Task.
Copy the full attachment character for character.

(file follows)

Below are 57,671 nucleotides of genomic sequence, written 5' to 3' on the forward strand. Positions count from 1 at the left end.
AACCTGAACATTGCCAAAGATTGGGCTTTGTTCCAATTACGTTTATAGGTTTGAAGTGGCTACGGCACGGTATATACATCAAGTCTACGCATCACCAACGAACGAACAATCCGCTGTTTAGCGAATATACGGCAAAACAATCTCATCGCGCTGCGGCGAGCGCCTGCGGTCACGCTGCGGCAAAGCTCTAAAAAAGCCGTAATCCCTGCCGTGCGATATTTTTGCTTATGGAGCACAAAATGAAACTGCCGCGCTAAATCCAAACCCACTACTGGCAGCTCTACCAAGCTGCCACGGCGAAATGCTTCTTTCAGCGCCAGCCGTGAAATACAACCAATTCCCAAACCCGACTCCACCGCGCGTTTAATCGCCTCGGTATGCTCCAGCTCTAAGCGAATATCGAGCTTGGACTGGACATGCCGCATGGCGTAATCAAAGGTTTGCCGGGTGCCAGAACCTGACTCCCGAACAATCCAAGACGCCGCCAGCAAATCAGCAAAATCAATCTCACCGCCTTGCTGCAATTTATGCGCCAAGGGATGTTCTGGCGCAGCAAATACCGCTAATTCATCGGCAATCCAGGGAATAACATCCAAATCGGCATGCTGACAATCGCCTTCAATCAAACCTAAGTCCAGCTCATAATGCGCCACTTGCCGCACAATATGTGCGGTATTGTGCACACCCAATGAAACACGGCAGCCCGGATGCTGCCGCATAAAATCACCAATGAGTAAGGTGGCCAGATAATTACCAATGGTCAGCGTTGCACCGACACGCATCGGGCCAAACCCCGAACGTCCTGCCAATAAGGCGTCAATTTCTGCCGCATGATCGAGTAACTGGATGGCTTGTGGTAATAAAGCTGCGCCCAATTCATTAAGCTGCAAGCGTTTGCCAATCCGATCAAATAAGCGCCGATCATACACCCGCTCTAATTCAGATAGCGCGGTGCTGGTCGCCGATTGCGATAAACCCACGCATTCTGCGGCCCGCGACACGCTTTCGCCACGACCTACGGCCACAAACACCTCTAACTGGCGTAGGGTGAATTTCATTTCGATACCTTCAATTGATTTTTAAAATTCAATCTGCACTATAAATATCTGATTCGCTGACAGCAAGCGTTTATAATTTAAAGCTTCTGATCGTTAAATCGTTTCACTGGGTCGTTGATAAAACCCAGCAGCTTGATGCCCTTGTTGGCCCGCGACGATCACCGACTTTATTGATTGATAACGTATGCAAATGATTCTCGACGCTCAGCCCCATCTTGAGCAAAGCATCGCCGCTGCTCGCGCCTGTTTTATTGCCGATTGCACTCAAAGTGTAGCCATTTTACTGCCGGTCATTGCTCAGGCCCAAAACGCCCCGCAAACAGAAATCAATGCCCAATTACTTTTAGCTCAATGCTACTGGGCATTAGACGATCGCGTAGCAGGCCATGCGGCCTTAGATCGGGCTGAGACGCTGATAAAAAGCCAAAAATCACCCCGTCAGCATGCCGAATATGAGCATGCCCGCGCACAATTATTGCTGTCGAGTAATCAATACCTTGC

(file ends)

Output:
Below are 57,671 nucleotides of genomic sequence, written 5' to 3' on the forward strand. Positions count from 1 at the left end.
AACCTGAACATTGCCAAAGATTGGGCTTTGTTCCAATTACGTTTATAGGTTTGAAGTGGCTACGGCACGGTATATACATCAAGTCTACGCATCACCAACGAACGAACAATCCGCTGTTTAGCGAATATACGGCAAAACAATCTCATCGCGCTGCGGCGAGCGCCTGCGGTCACGCTGCGGCAAAGCTCTAAAAAAGCCGTAATCCCTGCCGTGCGATATTTTTGCTTATGGAGCACAAAATGAAACTGCCGCGCTAAATCCAAACCCACTACTGGCAGCTCTACCAAGCTGCCACGGCGAAATGCTTCTTTCAGCGCCAGCCGTGAAATACAACCAATTCCCAAACCCGACTCCACCGCGCGTTTAATCGCCTCGGTATGCTCCAGCTCTAAGCGAATATCGAGCTTGGACTGGACATGCCGCATGGCGTAATCAAAGGTTTGCCGGGTGCCAGAACCTGACTCCCGAACAATCCAAGACGCCGCCAGCAAATCAGCAAAATCAATCTCACCGCCTTGCTGCAATTTATGCGCCAAGGGATGTTCTGGCGCAGCAAATACCGCTAATTCATCGGCAATCCAGGGAATAACATCCAAATCGGCATGCTGACAATCGCCTTCAATCAAACCTAAGTCCAGCTCATAATGCGCCACTTGCCGCACAATATGTGCGGTATTGTGCACACCCAATGAAACACGGCAGCCCGGATGCTGCCGCATAAAATCACCAATGAGTAAGGTGGCCAGATAATTACCAATGGTCAGCGTTGCACCGACACGCATCGGGCCAAACCCCGAACGTCCTGCCAATAAGGCGTCAATTTCTGCCGCATGATCGAGTAACTGGATGGCTTGTGGTAATAAAGCTGCGCCCAATTCATTAAGCTGCAAGCGTTTGCCAATCCGATCAAATAAGCGCCGATCATACACCCGCTCTAATTCAGATAGCGCGGTGCTGGTCGCCGATTGCGATAAACCCACGCATTCTGCGGCCCGCGACACGCTTTCGCCACGACCTACGGCCACAAACACCTCTAACTGGCGTAGGGTGAATTTCATTTCGATACCTTCAATTGATTTTTAAAATTCAATCTGCACTATAAATATCTGATTCGCTGACAGCAAGCGTTTATAATTTAAAGCTTCTGATCGTTAAATCGTTTCACTGGGTCGTTGATAAAACCCAGCAGCTTGATGCCCTTGTTGGCCCGCGACGATCACCGACTTTATTGATTGATAACGTATGCAAATGATTCTCGACGCTCAGCCCCATCTTGAGCAAAGCATCGCCGCTGCTCGCGCCTGTTTTATTGCCGATTGCACTCAAAGTGTAGCCATTTTACTGCCGGTCATTGCTCAGGCCCAAAACGCCCCGCAAACAGAAATCAATGCCCAATTACTTTTAGCTCAATGCTACTGGGCATTAGACGATCGCGTAGCAGGCCATGCGGCCTTAGATCGGGCTGAGACGCTGATAAAAAGCCAAAAATCACCCCGTCAGCATGCCGAATATGAGCATGCCCGCGCACAATTATTGCTGTCGAGTAATCAATACCTTGC